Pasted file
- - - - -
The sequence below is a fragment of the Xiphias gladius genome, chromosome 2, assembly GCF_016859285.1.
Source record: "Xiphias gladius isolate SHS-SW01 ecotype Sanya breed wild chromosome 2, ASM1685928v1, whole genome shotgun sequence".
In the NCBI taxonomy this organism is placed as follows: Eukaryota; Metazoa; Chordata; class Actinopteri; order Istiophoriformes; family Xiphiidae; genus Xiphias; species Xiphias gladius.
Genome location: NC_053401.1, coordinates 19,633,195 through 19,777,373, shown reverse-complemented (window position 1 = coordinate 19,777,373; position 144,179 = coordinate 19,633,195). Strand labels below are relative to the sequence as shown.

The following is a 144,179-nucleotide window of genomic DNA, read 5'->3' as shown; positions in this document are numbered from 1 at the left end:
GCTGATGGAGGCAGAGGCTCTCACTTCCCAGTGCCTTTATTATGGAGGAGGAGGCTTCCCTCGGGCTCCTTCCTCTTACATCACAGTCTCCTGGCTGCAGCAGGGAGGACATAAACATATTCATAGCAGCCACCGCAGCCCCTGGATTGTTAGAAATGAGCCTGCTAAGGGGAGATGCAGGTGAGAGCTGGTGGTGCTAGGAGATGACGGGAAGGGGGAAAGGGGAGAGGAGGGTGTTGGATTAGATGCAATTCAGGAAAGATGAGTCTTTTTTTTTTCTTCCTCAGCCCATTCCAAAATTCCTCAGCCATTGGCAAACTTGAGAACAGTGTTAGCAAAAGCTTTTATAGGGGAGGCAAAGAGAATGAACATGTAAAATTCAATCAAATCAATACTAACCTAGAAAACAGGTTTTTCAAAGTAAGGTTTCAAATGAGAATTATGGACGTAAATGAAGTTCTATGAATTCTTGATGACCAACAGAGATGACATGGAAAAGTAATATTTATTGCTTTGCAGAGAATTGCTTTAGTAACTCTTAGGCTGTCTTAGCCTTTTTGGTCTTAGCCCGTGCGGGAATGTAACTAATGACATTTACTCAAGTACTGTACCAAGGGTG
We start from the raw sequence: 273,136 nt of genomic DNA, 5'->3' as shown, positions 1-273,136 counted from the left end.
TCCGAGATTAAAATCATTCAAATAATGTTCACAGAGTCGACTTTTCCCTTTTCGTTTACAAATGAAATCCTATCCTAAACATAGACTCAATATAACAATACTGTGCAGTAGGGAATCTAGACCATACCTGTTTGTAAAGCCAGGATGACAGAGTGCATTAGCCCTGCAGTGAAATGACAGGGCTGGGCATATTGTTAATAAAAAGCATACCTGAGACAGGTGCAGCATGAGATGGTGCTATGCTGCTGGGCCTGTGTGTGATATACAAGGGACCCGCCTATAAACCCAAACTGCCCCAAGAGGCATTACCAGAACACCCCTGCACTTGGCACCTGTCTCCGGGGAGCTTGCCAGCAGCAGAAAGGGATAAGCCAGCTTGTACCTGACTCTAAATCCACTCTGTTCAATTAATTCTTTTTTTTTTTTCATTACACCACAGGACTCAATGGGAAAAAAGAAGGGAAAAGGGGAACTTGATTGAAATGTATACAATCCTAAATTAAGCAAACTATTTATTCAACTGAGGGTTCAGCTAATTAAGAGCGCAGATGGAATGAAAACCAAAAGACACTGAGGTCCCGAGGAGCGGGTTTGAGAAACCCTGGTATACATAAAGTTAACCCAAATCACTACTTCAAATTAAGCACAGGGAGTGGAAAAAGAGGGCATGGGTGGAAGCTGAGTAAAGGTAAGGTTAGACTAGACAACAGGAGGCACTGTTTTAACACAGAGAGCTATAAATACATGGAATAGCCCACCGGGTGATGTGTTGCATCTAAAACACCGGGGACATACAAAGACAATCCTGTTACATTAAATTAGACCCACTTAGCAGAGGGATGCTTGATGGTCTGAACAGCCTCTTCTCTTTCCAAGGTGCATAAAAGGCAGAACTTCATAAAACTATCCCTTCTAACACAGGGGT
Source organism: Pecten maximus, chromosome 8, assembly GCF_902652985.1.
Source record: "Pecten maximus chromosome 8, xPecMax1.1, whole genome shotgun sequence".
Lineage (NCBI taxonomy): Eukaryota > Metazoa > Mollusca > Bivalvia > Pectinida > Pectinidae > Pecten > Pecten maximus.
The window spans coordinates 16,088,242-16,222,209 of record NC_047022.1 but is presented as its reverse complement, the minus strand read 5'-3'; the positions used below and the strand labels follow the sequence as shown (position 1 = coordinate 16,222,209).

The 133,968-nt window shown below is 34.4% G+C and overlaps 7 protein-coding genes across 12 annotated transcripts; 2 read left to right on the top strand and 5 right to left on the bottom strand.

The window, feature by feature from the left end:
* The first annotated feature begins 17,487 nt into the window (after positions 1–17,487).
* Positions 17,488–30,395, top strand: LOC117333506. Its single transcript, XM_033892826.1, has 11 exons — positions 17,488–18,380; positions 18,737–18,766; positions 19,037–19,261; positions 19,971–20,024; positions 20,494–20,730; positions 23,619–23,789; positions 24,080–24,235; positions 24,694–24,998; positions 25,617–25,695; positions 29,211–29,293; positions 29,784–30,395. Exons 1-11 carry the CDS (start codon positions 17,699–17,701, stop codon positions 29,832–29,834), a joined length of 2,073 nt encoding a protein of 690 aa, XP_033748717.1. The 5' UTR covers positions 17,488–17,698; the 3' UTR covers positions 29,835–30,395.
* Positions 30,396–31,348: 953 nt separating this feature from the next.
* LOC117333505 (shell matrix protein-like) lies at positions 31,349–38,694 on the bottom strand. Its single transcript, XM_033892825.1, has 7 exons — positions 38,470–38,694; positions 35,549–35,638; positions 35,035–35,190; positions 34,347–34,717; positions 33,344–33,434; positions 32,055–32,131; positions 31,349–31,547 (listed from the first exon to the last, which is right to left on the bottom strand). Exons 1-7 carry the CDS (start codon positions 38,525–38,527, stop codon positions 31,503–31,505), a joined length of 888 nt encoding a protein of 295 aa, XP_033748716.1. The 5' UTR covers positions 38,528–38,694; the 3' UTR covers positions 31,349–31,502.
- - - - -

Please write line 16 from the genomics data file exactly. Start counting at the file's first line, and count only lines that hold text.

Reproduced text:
* Positions 17,488–30,395, top strand: LOC117333506. Its single transcript, XM_033892826.1, has 11 exons — positions 17,488–18,380; positions 18,737–18,766; positions 19,037–19,261; positions 19,971–20,024; positions 20,494–20,730; positions 23,619–23,789; positions 24,080–24,235; positions 24,694–24,998; positions 25,617–25,695; positions 29,211–29,293; positions 29,784–30,395. Exons 1-11 carry the CDS (start codon positions 17,699–17,701, stop codon positions 29,832–29,834), a joined length of 2,073 nt encoding a protein of 690 aa, XP_033748717.1. The 5' UTR covers positions 17,488–17,698; the 3' UTR covers positions 29,835–30,395.